10 Ways to Spot a Catfish Home Before It’s Too Late

Endless repairs and shoddy renovation work could lurk beneath a shiny exterior.

house hunting
Updated July 11, 2024
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After touring endless homes and losing out on countless offers, you spot a house that looks perfect. But is it possible that a little deception is hiding below the surface?

A “catfish house” is the latest term to describe a home sold as newly renovated and updated but hiding anything from shoddy electrical work to questionably installed cabinets.

Here are 10 tips to avoid buying a catfish house. Following this advice can help you avoid wasting money on one of these money pits, causing you years of stress.

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Be skeptical of online photos

simona/Adobe woman surfing the web

Try not to get caught up in the excitement of Instagram-worthy online photos. If you go into the open house expecting your dream home, there's a higher chance you'll look past the obvious red flags.

Be skeptical of anything you see online that looks too good to be true.

Carefully check the floor plan

NicoElNino/Adobe architect designing blueprint

Before you even visit the house, take a closer look at the floor plan and the home’s square footage.

Photos can be deceptive, meaning you could show up expecting enough room for a family of five and finding a tiny house instead.

Make sure each bedroom is actually a bedroom

Rawpixel.com/Adobe family buying new house

Don’t get caught buying a three-bedroom house only to discover that two of the bedrooms aren’t up to code. Make sure every bedroom meets the requirements in your locality.

At the very least, you want the price you pay to reflect the true status of those bedrooms.

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Bring in specialized inspectors

Michael O'Keene/Adobe home inspector

Whether it’s a septic inspector, electrician, or plumber, it’s worth bringing in a specialized inspector to examine every bit of an old home or recent renovation.

Let these experts kick the tires on the house and offer their honest opinions on its condition.

Peel back the layers

pressmaster/Adobe housewife looking at plumber

Do you suspect paint over bargain-basement cabinets? Carpeting over deteriorating floors? Peel and stick tile over a cracked tile floor?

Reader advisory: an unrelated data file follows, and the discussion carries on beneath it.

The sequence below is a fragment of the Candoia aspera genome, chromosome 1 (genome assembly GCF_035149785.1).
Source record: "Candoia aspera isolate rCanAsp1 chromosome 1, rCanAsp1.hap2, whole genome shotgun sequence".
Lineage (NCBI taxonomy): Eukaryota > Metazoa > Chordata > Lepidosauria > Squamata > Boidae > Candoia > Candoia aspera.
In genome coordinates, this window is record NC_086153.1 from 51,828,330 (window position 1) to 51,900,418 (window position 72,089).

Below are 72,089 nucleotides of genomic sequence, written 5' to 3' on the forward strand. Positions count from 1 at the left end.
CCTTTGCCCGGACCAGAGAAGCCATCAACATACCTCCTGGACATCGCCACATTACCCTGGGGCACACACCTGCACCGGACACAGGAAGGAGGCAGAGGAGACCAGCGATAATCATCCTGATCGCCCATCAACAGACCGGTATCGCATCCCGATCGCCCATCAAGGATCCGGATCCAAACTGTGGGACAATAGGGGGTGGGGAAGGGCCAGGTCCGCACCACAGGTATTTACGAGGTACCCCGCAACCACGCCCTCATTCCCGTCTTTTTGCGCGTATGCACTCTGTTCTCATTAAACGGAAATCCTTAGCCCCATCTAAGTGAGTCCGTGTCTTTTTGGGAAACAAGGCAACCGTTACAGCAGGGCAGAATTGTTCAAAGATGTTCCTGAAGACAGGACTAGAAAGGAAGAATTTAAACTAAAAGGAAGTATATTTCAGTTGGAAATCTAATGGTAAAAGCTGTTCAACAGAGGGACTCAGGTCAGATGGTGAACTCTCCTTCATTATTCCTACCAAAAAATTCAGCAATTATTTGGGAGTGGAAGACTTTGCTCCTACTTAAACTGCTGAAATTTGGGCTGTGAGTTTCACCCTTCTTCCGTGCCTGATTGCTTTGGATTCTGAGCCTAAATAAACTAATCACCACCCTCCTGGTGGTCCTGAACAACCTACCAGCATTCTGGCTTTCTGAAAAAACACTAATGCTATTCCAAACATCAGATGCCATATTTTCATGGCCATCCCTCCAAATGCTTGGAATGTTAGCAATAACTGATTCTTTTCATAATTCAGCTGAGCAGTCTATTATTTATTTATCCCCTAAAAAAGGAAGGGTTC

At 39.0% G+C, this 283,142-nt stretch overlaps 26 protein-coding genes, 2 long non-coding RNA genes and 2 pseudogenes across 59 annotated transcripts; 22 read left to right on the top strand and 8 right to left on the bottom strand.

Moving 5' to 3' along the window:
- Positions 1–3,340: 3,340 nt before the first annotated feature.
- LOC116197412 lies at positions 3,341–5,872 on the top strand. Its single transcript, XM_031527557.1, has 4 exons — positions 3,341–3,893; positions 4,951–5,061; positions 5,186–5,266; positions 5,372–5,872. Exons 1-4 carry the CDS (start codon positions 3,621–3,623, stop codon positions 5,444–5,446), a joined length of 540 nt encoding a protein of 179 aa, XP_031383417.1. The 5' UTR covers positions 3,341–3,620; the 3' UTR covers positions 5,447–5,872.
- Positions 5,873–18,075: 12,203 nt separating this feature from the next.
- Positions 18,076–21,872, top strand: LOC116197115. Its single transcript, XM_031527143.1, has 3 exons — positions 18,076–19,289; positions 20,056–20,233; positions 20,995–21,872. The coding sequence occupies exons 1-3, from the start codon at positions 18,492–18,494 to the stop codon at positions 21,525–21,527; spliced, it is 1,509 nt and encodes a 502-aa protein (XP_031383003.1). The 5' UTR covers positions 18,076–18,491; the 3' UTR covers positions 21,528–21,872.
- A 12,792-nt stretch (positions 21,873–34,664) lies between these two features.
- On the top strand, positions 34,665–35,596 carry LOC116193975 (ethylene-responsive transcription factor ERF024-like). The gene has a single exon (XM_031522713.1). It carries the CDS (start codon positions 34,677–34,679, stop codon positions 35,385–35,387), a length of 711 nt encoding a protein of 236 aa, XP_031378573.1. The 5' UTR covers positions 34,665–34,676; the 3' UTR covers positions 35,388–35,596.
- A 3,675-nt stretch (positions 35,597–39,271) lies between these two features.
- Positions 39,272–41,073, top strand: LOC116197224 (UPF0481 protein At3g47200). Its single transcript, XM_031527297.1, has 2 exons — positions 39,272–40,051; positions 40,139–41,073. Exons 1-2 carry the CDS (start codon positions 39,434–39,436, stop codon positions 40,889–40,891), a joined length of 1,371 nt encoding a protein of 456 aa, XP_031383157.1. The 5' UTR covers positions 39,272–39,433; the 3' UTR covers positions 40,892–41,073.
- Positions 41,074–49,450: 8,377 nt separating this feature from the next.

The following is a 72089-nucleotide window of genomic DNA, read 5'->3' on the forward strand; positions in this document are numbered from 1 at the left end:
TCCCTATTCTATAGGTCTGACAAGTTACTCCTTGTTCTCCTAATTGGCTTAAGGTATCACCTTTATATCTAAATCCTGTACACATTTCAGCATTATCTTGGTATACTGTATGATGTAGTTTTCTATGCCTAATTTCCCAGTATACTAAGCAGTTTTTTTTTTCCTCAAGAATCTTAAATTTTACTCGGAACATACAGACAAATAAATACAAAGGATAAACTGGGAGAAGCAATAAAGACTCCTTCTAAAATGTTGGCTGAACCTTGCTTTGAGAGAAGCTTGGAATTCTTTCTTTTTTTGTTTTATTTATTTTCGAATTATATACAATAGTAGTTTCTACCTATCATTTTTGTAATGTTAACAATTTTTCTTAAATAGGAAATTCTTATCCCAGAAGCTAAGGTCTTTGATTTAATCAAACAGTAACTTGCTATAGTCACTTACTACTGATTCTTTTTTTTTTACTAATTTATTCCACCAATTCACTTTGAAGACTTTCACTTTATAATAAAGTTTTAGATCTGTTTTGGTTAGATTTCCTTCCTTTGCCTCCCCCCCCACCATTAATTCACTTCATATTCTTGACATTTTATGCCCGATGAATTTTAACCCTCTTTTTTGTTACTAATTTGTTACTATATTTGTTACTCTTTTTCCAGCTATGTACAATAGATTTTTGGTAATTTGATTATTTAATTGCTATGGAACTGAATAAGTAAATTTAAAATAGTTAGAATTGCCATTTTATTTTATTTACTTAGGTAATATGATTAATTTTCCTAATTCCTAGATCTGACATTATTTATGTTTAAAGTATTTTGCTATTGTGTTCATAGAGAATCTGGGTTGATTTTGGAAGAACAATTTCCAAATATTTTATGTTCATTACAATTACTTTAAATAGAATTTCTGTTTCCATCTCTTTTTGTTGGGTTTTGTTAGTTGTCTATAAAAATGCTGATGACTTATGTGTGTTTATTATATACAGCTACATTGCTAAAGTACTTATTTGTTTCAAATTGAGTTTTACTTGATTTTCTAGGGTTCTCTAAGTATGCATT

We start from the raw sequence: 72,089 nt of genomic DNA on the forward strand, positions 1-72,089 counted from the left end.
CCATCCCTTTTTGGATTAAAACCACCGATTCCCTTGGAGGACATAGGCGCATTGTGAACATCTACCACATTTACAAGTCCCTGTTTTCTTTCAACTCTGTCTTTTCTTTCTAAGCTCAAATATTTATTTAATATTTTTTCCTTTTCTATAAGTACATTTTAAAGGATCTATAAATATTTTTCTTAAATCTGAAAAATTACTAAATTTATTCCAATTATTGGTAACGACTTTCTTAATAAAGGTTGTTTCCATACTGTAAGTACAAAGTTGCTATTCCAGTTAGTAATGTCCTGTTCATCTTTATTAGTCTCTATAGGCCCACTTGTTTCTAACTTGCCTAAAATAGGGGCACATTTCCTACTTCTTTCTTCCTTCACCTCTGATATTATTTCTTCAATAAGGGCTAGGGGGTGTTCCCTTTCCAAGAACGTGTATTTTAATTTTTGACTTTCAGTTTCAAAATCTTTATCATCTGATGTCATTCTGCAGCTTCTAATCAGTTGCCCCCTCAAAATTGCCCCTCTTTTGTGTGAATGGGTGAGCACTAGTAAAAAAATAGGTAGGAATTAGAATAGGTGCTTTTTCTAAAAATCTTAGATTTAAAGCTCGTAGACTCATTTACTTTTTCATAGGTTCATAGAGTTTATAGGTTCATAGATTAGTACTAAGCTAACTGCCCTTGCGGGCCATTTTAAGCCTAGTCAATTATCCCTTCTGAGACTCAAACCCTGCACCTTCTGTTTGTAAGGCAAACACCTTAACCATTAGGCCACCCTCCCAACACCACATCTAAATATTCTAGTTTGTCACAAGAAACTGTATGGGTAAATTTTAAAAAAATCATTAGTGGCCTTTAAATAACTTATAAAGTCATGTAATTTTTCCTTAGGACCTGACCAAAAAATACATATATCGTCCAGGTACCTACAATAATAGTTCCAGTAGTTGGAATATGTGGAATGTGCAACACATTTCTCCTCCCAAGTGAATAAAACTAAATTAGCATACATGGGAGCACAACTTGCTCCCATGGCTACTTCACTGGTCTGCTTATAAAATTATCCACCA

An inspector can help reveal quick and cheap cosmetic upgrades that probably won’t last until the next season.

Scan for filler that hides foundation cracks

bildlove/Adobe house foundation repair

This is a big one: If there is filler or paint covering up major foundation cracks, you might have a catfish house on your hands.

Before buying a home, bring in an experienced inspector to ensure you don’t end up in this expensive predicament.

Look at the condition of the paint

agenturfotografin/Adobe man with inspection checklist

Slapping a coat of paint on the walls can hide many types of troubles. But if you look closely, you might uncover the secrets hiding beneath.

From cracks in the walls to shoddy repairs, there will be differences in the texture that reveal the issues lurking below.

Note inconsistencies in outlets or hardware

Iftikhar alam/Adobe electrical outlet on a white wall

Someone quickly flipping a house for a catfish sale might not take the time to make the wall plates or doorknobs match.

If you notice loose hardware or detached outlet plates, it might be time to take a closer look.

Don’t overlook insect damage

Koonsiri/Adobe traces of termites eat wood

Look for signs of insect damage. Sagging drywall or wood that sounds hollow when tapped might indicate termites, for example.

Even if everything looks fine at first glance, a closer inspection might reveal that the home’s structural supports have been weakened.

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Feel the floors

Alex/Adobe man refinishing hardwood floor

Check the floors carefully. If there's a dramatic slope or a bounce with every step, there's a good chance that some unexpected renovation work might be in the cards.

Bottom line

Darren Baker/Adobe couple beside house for sale

When you buy a home, there will always be unexpected repairs. But those costs should be reasonable.

Following the tips in this story can help you get ahead financially by avoiding a catfish house that can put a major dent in your finances.

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Author Details

Heather Bien

Heather Bien is a writer covering personal finance and budgeting and how those relate to life, travel, entertaining, and more. With bylines that include The Spruce, Apartment Therapy, and mindbodygreen, she's covered everything from tax tips for freelancers to budgeting hacks to how to get the highest ROI out of your home renovations.